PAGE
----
Now agriculture minister, then settler activist, Uri Ariel was already planning in the 1970’s the eviction of Bedouin living east of Jerusalem that is taking place now in Khan al-Ahmar.
“Since the area is used by the military and a large part of the industry there serves the defense establishment, the area must be closed to Bedouin settlement and evacuated.”
— Uri Ariel, writing in the 1970’s
Forty years ago Uri Ariel, now agriculture minister, was already planning the eviction of Bedouin living east of Jerusalem. This emerges from a document signed by him titled, “A proposal to plan the Ma’aleh Adumim region and establish the community settlement of Ma’aleh Adumim B.”
The document outlines a plan to turn some 100,000 to 120,000 dunams (25,000 to 30,000 acres) of Palestinian land into an area of Jewish settlement and develop it as a “Jewish corridor,” as he put it, from the coast to the Jordan River. In fact, a large part of the plan has been executed, except for the eviction of all the area’s Bedouin.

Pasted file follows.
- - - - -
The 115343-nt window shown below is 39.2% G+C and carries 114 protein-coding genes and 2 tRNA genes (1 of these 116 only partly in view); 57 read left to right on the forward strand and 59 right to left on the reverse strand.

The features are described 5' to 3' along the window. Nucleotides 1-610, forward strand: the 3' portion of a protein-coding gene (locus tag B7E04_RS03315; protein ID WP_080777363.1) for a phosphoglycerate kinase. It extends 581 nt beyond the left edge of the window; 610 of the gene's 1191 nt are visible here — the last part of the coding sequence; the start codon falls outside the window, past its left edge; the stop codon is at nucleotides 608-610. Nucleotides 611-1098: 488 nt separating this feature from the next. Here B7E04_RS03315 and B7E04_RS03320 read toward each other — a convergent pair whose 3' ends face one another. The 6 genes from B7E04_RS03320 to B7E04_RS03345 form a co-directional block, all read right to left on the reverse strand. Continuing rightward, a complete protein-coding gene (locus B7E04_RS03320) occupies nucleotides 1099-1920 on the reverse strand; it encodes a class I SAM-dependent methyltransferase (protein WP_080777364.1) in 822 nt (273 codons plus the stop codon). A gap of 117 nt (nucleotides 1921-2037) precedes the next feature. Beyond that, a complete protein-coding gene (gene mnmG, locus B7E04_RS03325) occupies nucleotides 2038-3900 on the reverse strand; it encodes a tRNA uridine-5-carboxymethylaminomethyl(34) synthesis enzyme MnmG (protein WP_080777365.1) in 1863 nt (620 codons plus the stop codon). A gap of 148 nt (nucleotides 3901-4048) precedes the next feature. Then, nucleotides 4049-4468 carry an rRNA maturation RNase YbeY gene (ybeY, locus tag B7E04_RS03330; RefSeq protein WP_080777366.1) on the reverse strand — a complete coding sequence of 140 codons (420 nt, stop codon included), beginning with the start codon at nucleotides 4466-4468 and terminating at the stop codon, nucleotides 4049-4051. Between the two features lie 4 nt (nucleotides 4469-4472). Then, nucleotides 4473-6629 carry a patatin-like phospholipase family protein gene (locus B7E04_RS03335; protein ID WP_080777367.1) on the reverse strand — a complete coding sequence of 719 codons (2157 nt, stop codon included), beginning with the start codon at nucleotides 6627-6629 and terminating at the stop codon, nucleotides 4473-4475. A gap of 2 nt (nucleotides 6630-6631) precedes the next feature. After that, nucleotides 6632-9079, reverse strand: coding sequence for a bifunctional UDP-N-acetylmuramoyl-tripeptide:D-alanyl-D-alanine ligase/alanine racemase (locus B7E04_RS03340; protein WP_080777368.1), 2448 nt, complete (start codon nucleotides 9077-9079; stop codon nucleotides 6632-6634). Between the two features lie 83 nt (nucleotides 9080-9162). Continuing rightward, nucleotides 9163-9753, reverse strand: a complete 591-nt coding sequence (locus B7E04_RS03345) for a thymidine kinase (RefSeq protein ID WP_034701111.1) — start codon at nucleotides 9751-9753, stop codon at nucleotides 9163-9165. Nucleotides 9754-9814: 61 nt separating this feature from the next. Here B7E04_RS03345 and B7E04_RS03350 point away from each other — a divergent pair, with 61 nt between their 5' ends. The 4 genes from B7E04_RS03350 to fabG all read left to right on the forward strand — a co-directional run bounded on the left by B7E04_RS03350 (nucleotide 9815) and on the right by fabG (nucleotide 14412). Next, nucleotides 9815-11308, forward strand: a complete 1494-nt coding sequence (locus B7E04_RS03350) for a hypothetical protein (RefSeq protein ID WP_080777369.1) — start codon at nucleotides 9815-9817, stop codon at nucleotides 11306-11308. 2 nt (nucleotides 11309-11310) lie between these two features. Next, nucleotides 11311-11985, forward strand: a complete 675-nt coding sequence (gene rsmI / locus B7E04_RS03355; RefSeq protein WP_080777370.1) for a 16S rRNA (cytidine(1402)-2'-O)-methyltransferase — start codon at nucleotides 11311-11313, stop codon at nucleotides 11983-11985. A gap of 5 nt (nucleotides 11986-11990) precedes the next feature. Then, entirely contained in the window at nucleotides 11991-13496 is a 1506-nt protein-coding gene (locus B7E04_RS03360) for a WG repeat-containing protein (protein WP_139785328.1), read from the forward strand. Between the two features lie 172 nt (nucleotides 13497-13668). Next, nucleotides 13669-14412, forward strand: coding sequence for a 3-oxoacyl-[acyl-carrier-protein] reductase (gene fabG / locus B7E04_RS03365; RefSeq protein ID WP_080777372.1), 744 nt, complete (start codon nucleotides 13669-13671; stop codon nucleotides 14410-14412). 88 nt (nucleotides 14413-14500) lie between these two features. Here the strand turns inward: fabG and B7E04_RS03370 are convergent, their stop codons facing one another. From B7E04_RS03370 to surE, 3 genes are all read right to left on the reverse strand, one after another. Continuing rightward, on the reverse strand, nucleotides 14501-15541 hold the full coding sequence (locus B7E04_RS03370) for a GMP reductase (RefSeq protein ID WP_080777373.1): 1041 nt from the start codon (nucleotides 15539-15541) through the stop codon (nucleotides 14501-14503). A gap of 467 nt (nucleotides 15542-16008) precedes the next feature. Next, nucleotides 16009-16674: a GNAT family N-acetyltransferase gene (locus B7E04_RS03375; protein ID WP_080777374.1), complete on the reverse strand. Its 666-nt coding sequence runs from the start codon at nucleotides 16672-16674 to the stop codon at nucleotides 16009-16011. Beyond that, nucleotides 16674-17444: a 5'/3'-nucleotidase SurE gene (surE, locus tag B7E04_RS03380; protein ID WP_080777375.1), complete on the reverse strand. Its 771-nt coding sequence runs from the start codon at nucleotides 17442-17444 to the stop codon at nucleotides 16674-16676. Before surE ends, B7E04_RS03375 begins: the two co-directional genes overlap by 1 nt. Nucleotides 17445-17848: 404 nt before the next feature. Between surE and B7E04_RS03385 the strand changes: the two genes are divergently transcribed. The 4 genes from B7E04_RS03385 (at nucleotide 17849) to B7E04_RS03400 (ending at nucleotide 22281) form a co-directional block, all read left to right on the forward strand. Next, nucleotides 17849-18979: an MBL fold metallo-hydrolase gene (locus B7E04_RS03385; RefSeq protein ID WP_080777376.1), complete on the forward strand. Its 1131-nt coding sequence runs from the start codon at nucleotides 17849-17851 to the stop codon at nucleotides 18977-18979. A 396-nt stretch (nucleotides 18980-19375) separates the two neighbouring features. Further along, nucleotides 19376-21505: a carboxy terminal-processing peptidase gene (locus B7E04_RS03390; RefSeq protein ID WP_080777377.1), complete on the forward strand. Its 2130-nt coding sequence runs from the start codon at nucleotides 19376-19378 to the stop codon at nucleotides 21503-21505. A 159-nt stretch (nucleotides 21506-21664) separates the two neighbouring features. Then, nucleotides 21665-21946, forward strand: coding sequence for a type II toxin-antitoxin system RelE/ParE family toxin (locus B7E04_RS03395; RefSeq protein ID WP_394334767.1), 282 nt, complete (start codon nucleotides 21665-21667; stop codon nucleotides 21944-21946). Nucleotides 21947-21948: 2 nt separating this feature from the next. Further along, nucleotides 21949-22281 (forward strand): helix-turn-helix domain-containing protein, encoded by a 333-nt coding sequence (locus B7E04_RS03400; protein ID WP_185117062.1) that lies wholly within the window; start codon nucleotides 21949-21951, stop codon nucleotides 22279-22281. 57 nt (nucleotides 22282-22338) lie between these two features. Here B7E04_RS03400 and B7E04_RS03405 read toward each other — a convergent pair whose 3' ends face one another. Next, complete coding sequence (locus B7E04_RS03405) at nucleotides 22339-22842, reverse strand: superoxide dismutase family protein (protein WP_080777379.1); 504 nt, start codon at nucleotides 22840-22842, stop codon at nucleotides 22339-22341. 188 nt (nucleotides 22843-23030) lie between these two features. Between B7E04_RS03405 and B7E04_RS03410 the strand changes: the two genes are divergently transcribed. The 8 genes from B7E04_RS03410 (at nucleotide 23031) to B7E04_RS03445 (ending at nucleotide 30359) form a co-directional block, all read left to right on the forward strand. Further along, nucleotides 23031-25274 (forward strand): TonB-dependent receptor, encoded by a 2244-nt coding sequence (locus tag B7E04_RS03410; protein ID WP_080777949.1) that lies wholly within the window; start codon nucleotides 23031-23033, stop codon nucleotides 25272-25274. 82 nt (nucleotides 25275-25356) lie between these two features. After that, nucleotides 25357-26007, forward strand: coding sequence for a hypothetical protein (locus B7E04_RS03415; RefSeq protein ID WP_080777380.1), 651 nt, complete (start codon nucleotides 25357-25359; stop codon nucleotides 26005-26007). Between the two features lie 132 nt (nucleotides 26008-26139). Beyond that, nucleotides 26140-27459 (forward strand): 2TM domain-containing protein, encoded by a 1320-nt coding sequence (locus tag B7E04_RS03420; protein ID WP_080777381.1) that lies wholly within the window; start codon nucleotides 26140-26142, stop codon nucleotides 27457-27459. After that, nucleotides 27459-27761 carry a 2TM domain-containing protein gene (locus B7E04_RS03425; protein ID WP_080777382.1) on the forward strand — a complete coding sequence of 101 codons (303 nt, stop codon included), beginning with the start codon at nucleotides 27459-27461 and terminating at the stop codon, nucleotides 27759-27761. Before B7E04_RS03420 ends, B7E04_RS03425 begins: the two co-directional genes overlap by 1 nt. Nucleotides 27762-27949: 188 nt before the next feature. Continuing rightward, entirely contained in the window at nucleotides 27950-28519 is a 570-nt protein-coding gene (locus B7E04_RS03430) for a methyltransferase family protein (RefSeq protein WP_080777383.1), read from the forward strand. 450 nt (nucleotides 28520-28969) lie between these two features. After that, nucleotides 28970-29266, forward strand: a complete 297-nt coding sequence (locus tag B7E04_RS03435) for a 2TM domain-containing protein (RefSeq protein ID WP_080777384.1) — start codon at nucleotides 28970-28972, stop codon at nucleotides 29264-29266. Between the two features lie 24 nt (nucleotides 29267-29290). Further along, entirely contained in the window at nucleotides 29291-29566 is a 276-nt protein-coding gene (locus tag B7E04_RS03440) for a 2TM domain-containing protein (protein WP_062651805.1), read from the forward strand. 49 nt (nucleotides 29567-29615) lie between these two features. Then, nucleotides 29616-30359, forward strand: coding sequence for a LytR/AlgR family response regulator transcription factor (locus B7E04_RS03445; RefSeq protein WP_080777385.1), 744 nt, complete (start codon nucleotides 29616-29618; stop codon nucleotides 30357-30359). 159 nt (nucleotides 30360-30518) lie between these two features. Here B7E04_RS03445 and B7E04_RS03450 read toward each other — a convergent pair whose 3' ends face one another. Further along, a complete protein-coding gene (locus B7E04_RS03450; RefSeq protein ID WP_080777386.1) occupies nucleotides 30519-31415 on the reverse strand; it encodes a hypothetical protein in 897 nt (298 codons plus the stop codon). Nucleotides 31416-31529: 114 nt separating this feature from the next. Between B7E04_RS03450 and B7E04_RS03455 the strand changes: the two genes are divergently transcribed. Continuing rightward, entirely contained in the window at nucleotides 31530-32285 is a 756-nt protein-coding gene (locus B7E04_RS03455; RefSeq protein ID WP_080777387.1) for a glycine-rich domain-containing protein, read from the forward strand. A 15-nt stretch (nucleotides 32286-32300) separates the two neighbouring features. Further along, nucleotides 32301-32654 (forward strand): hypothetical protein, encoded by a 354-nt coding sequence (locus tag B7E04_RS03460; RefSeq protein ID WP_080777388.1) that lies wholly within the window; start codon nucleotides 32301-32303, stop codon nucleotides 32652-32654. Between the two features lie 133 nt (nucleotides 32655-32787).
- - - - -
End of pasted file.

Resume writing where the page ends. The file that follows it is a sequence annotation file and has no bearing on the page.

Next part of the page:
Now the Civil Administration and the police are expediting the demolition of the homes of the Jahalin in Khan al-Ahmar. This is one of approximately 25 Bedouin communities in the area that have become a flagship of the Bedouin resistance in the West Bank’s Area C against the efforts by the Israeli occupation to uproot them, gather them in a few compounds adjacent to Area A, and impose a semi-urban lifestyle on them.
The boundaries of the area that Ariel sets for his plan are the Palestinian villages of Hizme, Anata, Al-Azariya and Abu Dis to the west, the hills overlooking the Jordan Valley to the east, Wadi Qelt to the north and the Kidron Valley and Horkania Valley to the south. “In the area there are many Bedouin involved in the cultivation of land,” he writes, contrary to the claims voiced today by settlers that the Bedouin only recently popped up and “took over” the land.